Today: John 19:23-42
There are many points that can be made from today’s reading. First, is when Jesus give Mary into the care of John.
When Jesus saw his mother and the disciple whom he loved standing beside her, he said to his mother, “Woman, here is your son.” 27 Then he said to the disciple, “Here is your mother.” And from that hour the disciple took her into his own home. John 19:26-27
There are three important things about this act. First, Jesus calls Mary, “Woman”. In doing this he is calling our attention to Genesis 3 and Revelation 12. In both of those chapters, we read of the promised woman who will have a son that defeats Satan. Mary is obviously that woman. Second, by placing Mary in John’s care we can infer that Mary had no other natural children. In ancient Israel, women had very few rights. They could not effectively operate in society unless they had a male guardian. This would have first been a father, then a husband, and if the husband died then male children. When Jesus died, if Mary had any other children they would have immediately moved into the role of being guardian to their mother. Since Jesus give Mary to John we can tell that Mary has no other children and therefore in other places where the bible makes reference to “brothers” of the Lord we know that they are not blood brothers (or half blood brothers) but must be some other kind of relation. Third, John, as one of the Apostles and the only one at the foot of the cross is a stand-in for the entire church. By giving Mary to John, Jesus is in effect giving her through the Church to all of us.
The second interesting passage is:
After this, when Jesus knew that all was now finished, he said (in order to fulfill the scripture), “I am thirsty.” A jar full of sour wine was standing there. So they put a sponge full of the wine on a branch of hyssop and held it to his mouth. When Jesus had received the wine, he said, “It is finished.” Then he bowed his head and gave up his spirit. John 19:28-30
Recall that in Matthew 26:29, just after offering the bread and the wine Jesus says, “I tell you I will not drink again of this fruit of the vine until that day when I drink it new with you in my Father’s kingdom.” Recall, that at a Passover meal there are four (4) cups of wine that part of the ceremony. We can tell that Jesus used the third cup for the cup of his blood. We know this because they sing hymns after the Eucharist and then head out to the Garden of Gethsemane. Jesus ends the Last Supper/Passover meal early – before drinking the fourth cup. Thus, the Passover meal was not finished when the passion and crucifixion began. When does it finish? Here, on the cross, when Jesus takes a sip of wine. In the Passover meal, the fourth cup is known as “the cup of consummation”. Consummation means to finish. So the Last Supper finished here on the cross. We, therefore, can and should consider everything from the Last Supper through the crucifixion as one event.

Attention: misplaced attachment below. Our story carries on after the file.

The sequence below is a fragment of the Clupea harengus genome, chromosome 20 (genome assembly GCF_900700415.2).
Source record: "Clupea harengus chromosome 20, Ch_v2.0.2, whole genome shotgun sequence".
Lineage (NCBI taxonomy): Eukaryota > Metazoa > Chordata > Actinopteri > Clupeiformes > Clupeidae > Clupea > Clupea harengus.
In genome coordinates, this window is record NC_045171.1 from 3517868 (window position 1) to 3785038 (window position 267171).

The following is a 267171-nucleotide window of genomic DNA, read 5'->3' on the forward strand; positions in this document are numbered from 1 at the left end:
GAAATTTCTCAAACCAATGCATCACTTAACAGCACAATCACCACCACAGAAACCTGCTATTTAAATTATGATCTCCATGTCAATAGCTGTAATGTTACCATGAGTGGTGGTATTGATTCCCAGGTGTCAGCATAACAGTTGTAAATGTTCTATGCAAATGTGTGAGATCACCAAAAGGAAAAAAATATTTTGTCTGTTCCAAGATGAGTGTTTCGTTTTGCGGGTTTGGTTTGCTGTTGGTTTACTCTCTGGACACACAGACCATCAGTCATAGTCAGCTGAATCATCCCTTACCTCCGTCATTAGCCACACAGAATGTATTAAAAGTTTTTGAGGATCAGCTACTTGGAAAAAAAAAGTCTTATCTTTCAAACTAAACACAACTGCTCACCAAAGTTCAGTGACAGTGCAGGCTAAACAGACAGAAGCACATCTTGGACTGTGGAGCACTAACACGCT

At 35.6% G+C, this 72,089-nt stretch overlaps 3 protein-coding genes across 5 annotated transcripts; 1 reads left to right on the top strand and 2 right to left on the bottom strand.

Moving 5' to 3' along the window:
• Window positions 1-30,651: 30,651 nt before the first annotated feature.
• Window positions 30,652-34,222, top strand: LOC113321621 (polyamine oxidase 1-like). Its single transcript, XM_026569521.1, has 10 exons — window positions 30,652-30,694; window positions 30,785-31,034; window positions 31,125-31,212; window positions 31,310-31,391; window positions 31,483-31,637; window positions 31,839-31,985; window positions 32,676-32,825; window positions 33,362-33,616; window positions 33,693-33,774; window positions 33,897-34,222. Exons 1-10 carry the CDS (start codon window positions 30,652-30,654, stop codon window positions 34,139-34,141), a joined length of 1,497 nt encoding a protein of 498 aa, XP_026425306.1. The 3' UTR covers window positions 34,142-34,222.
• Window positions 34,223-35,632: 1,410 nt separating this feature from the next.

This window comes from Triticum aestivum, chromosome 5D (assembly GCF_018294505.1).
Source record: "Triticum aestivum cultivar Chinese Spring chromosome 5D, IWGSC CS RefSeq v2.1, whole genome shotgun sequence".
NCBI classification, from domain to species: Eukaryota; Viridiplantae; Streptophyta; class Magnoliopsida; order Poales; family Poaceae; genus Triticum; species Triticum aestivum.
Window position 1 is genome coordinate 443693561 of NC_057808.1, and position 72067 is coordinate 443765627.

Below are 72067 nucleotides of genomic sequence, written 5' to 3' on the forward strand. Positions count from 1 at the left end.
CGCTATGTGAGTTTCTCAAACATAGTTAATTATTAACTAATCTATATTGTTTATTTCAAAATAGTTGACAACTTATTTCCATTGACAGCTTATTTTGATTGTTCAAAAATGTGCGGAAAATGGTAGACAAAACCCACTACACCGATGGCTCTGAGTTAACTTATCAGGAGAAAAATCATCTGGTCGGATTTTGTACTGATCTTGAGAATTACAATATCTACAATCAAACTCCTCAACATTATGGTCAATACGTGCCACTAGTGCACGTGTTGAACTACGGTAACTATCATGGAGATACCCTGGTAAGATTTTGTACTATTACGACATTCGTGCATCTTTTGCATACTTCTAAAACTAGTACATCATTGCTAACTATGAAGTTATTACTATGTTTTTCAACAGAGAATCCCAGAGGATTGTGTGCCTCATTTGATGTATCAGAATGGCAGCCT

Note also, the wine is lifted up to Jesus on a hyssop branch. Hyssop branches were used to paint the doors with the blood of the lamb to protect the Jews from the angel of death at the last plague that established the Passover. Jesus is the new lamb and the cross is the new door.
The third interesting passage:
Since it was the day of Preparation, the Jews did not want the bodies left on the cross during the sabbath, especially because that sabbath was a day of great solemnity. So they asked Pilate to have the legs of the crucified men broken and the bodies removed. Then the soldiers came and broke the legs of the first and of the other who had been crucified with him. But when they came to Jesus and saw that he was already dead, they did not break his legs. Instead, one of the soldiers pierced his side with a spear, and at once blood and water came out.
Besides healing on the Sabbath claiming that he would destroy the Temple and rebuild it in three days was one of the main things that were the pretext for Jesus crucifixion. We understand that in doing so that Jesus was referring to the new temple, the temple of his body. Remember, the temple was a place of literal blood sacrifices. Animals were sacrificed on the altar. The innards would be burned up and offered to God. The main body of the animal would be used for food. Much of the blood from the animals would be used to sprinkle the altar as part of the sacrifice. However, inevitably blood would run out onto the floor for which there were drains. Below the temple was a water spring. From the side of the temple blood of the sacrifices mixed would run out of the drains. As blood and water run out of Jesus’ side we see unequivocally that he is the new temple.
The fourth interesting passage is:
And again another passage of scripture says, “They will look on the one whom they have pierced.” John 19:37
This is the simplest and shortest of the passages but one of my favorites. Often there is a debate between Protestants and Catholics about crosses versus crucifixes. Protestants argue that Jesus is resurrected and no longer on the cross. Catholics argue that a cross without Jesus is meaningless. Both arguments have some merit. However, this verse provides a scriptural basis for crucifixes. Catholics keep this prophecy of scripture alive and fulfilled even to this day.
Tomorrow: John 20